January 27, 2013
Traffic Engineers Getting Wild
This Atlantic Cities article covers some innovative intersection designs that are intended to reduce theoretical conflict points - at least for cars. These don't really seem to be intended for use in urban environments.
Nonetheless, at least one "diverging diamond" example has been built with at least nominal accommodation for pedestrians and cyclists. Chuck Marone (of "Strong Towns" fame) dissects it somewhat mercilessly in this YouTube video:
January 28, 2013 12:35 PM
Aaron Hall Says:
Setting aside the absurdity of calling this "pedestrian-friendly", I see nothing about the diverging diamond design that is in any way better or easier to navigate than a standard diamond interchange. It's adding a layer of complexity where none is needed, but still has as many signals as a regular diamond. Looks like too many engineers trying to be clever for clever's sake.
January 28, 2013 1:48 PM
The idea behind the "diverging diamond" is that it is decomposed into a set of intersections for which two traffic phases will suffice. Whether that makes it better (for motorists) is another matter. Clearly, the diverging diamond is a nightmare for pedestrians to navigate.
January 28, 2013 5:45 PM
Chris Smith Says:
It also seems to require a lot of real estate!
January 28, 2013 8:38 PM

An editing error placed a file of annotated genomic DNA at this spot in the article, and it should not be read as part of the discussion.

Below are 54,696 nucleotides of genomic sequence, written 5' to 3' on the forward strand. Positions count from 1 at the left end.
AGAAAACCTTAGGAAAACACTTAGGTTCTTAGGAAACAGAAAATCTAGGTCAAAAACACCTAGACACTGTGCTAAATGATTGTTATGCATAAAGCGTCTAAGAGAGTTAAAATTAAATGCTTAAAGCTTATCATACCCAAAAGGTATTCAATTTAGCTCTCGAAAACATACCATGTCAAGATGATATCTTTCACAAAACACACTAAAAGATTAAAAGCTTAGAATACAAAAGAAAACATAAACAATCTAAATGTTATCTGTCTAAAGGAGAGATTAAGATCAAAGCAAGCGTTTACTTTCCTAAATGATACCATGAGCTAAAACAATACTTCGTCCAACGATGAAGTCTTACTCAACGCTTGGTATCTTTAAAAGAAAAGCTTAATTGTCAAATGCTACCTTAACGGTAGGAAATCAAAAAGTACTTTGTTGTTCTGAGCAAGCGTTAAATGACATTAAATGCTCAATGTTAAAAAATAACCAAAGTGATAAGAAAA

The diverging diamond is a great solution to the problem the engineers were presented with, and from a pedestrian point of view presents no more or fewer conflict points than a regular dual signal diamond interchange. All of the points you made in the video can be made about any diamond interchange. The issue here isn't the engineers. They simply solved the problem they were given: Make the traffic flow smoother and safer, and ensure pedestrians and other users were given an equivalent or better environment then before. The issue lies with the planners and politicians who promoted development that leads to this kind of design. The Diverging Diamond isn't the problem, the surrounding area is.
January 29, 2013 4:40 PM
Ron Swaren Says:
And I heard today that a group of engineers now wants the Oregon state capitol building to have $75 million of upgrades.
-David Evans and Assoc.---big CRC beneficiaries. now they are getting behind the high speed rail boondoggle, thanks to Eugene lib. mayor Piercy. ( I saw one of their vehicles at an ODOT open house.)
-Engineers at the state capitol looking for $75 mil. project
-ODOT engineers whining for statewide seismic upgrades
Is this government for the people---or the engineers?
January 30, 2013 10:31 PM
Peter Koonce (@pkoonce) Says:
The diverging diamond is a terrible concept from a pedestrian point of view. Let's just start with someone from the blind community trying to navigate this. Could you imagine trying to navigate such an intersection? I could just imagine my 9 year old walking on the street knowing exactly what to do.
The crossing also requires crossing at angles to traffic that are much different than typical.
Urban diamond interchanges can be designed poorly too, but the diverging diamond almost requires a free right turn and forces so many crossings.
Cycling through a diverging diamond at night would be fairly confusing as well. There are no cycling specific facilities. I am surprised the commenter on the video actually gave the engineers a pass on the "facilities".